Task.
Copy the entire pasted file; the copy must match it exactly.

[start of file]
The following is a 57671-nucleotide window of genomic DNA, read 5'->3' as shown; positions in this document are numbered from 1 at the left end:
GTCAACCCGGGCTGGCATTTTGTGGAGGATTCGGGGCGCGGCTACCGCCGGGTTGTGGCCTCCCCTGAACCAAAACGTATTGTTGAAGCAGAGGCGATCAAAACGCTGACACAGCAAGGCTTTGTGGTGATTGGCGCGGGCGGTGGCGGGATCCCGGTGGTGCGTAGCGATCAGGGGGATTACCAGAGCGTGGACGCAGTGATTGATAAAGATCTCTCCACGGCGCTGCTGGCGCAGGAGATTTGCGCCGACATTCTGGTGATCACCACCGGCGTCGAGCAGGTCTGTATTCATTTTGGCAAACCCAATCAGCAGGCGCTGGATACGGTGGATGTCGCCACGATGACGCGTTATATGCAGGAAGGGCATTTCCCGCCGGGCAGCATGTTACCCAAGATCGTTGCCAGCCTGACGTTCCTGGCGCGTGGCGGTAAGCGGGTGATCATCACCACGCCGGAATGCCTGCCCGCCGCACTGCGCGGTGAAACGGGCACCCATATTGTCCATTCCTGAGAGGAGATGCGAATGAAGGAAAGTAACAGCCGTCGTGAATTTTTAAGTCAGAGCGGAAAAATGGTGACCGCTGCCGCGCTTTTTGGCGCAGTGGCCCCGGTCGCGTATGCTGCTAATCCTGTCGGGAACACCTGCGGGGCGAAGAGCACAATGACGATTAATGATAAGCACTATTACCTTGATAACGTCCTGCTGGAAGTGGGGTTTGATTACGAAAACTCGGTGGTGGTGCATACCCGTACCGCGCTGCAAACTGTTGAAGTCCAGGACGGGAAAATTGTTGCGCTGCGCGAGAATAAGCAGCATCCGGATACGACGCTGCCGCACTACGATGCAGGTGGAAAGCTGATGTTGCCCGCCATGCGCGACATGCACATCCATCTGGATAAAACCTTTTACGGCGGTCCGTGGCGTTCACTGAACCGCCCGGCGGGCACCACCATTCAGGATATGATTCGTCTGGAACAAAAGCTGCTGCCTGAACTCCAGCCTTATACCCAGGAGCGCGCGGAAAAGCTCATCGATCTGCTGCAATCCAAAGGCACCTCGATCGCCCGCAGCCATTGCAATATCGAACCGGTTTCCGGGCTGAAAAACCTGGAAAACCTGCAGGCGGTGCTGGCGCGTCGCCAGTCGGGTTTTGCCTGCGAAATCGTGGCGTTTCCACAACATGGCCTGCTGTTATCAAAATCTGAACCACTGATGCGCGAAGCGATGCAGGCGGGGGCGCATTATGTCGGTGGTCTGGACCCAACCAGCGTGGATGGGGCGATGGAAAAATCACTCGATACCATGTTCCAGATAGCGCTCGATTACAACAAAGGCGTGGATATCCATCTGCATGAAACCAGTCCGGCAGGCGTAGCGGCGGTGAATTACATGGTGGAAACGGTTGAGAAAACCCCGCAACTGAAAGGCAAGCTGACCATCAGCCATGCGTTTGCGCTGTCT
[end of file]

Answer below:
The following is a 57671-nucleotide window of genomic DNA, read 5'->3' as shown; positions in this document are numbered from 1 at the left end:
GTCAACCCGGGCTGGCATTTTGTGGAGGATTCGGGGCGCGGCTACCGCCGGGTTGTGGCCTCCCCTGAACCAAAACGTATTGTTGAAGCAGAGGCGATCAAAACGCTGACACAGCAAGGCTTTGTGGTGATTGGCGCGGGCGGTGGCGGGATCCCGGTGGTGCGTAGCGATCAGGGGGATTACCAGAGCGTGGACGCAGTGATTGATAAAGATCTCTCCACGGCGCTGCTGGCGCAGGAGATTTGCGCCGACATTCTGGTGATCACCACCGGCGTCGAGCAGGTCTGTATTCATTTTGGCAAACCCAATCAGCAGGCGCTGGATACGGTGGATGTCGCCACGATGACGCGTTATATGCAGGAAGGGCATTTCCCGCCGGGCAGCATGTTACCCAAGATCGTTGCCAGCCTGACGTTCCTGGCGCGTGGCGGTAAGCGGGTGATCATCACCACGCCGGAATGCCTGCCCGCCGCACTGCGCGGTGAAACGGGCACCCATATTGTCCATTCCTGAGAGGAGATGCGAATGAAGGAAAGTAACAGCCGTCGTGAATTTTTAAGTCAGAGCGGAAAAATGGTGACCGCTGCCGCGCTTTTTGGCGCAGTGGCCCCGGTCGCGTATGCTGCTAATCCTGTCGGGAACACCTGCGGGGCGAAGAGCACAATGACGATTAATGATAAGCACTATTACCTTGATAACGTCCTGCTGGAAGTGGGGTTTGATTACGAAAACTCGGTGGTGGTGCATACCCGTACCGCGCTGCAAACTGTTGAAGTCCAGGACGGGAAAATTGTTGCGCTGCGCGAGAATAAGCAGCATCCGGATACGACGCTGCCGCACTACGATGCAGGTGGAAAGCTGATGTTGCCCGCCATGCGCGACATGCACATCCATCTGGATAAAACCTTTTACGGCGGTCCGTGGCGTTCACTGAACCGCCCGGCGGGCACCACCATTCAGGATATGATTCGTCTGGAACAAAAGCTGCTGCCTGAACTCCAGCCTTATACCCAGGAGCGCGCGGAAAAGCTCATCGATCTGCTGCAATCCAAAGGCACCTCGATCGCCCGCAGCCATTGCAATATCGAACCGGTTTCCGGGCTGAAAAACCTGGAAAACCTGCAGGCGGTGCTGGCGCGTCGCCAGTCGGGTTTTGCCTGCGAAATCGTGGCGTTTCCACAACATGGCCTGCTGTTATCAAAATCTGAACCACTGATGCGCGAAGCGATGCAGGCGGGGGCGCATTATGTCGGTGGTCTGGACCCAACCAGCGTGGATGGGGCGATGGAAAAATCACTCGATACCATGTTCCAGATAGCGCTCGATTACAACAAAGGCGTGGATATCCATCTGCATGAAACCAGTCCGGCAGGCGTAGCGGCGGTGAATTACATGGTGGAAACGGTTGAGAAAACCCCGCAACTGAAAGGCAAGCTGACCATCAGCCATGCGTTTGCGCTGTCT